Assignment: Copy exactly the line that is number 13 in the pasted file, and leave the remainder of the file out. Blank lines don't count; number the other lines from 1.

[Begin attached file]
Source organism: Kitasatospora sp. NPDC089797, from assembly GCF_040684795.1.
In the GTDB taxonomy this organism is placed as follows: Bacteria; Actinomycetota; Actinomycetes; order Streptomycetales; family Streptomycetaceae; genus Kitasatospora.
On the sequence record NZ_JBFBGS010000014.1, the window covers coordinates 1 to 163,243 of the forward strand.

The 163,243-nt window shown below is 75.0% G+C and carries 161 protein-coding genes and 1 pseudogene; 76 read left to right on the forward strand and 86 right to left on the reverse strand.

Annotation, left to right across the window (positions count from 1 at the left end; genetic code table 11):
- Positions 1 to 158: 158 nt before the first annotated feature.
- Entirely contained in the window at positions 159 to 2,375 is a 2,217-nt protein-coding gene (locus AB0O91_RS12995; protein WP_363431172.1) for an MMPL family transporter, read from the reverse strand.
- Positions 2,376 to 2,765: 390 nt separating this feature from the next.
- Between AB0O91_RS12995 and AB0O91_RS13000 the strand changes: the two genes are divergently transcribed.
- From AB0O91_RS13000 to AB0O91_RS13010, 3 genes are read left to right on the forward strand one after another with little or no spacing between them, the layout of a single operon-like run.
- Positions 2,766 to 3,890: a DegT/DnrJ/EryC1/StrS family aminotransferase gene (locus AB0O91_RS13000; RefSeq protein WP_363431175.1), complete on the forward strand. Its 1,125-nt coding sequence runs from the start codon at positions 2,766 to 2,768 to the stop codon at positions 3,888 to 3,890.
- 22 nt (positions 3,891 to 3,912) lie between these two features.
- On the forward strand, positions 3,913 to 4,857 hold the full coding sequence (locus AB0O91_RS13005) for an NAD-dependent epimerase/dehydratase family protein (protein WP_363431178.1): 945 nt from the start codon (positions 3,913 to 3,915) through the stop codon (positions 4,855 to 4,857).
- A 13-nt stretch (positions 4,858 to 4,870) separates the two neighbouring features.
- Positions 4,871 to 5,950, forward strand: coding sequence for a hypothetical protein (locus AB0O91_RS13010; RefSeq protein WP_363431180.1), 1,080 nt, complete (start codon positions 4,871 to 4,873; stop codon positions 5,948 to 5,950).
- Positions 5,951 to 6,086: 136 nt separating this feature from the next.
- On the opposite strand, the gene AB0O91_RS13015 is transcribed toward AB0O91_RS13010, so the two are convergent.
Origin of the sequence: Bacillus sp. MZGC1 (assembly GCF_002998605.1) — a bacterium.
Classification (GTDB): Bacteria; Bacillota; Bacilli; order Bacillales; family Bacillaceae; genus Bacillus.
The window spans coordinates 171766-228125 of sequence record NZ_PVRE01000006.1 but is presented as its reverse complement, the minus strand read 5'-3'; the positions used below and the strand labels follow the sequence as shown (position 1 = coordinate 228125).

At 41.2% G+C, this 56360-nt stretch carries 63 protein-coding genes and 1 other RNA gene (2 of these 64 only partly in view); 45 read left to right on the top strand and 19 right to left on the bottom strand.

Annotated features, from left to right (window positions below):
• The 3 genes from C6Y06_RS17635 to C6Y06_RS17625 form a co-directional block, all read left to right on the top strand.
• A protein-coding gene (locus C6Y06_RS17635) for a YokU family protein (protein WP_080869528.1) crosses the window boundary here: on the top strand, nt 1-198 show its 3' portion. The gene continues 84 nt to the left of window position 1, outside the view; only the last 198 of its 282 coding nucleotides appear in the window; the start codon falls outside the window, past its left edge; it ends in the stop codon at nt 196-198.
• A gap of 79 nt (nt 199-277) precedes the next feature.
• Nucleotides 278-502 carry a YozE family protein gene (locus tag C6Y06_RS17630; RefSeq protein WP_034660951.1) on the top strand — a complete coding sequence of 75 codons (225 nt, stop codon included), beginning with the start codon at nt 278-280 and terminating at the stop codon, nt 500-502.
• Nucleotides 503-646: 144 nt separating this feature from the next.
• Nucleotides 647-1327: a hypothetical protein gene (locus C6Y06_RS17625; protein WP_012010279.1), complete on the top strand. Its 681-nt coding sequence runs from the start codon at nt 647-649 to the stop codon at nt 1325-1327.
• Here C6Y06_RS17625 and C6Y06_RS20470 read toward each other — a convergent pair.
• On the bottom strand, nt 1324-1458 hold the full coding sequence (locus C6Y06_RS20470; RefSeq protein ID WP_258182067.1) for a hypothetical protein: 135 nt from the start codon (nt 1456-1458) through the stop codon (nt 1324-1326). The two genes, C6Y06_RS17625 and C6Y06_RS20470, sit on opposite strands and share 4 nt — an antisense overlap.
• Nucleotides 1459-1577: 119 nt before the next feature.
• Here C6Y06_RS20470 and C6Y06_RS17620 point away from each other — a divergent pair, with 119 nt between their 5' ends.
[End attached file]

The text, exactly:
- On the forward strand, positions 3,913 to 4,857 hold the full coding sequence (locus AB0O91_RS13005) for an NAD-dependent epimerase/dehydratase family protein (protein WP_363431178.1): 945 nt from the start codon (positions 3,913 to 3,915) through the stop codon (positions 4,855 to 4,857).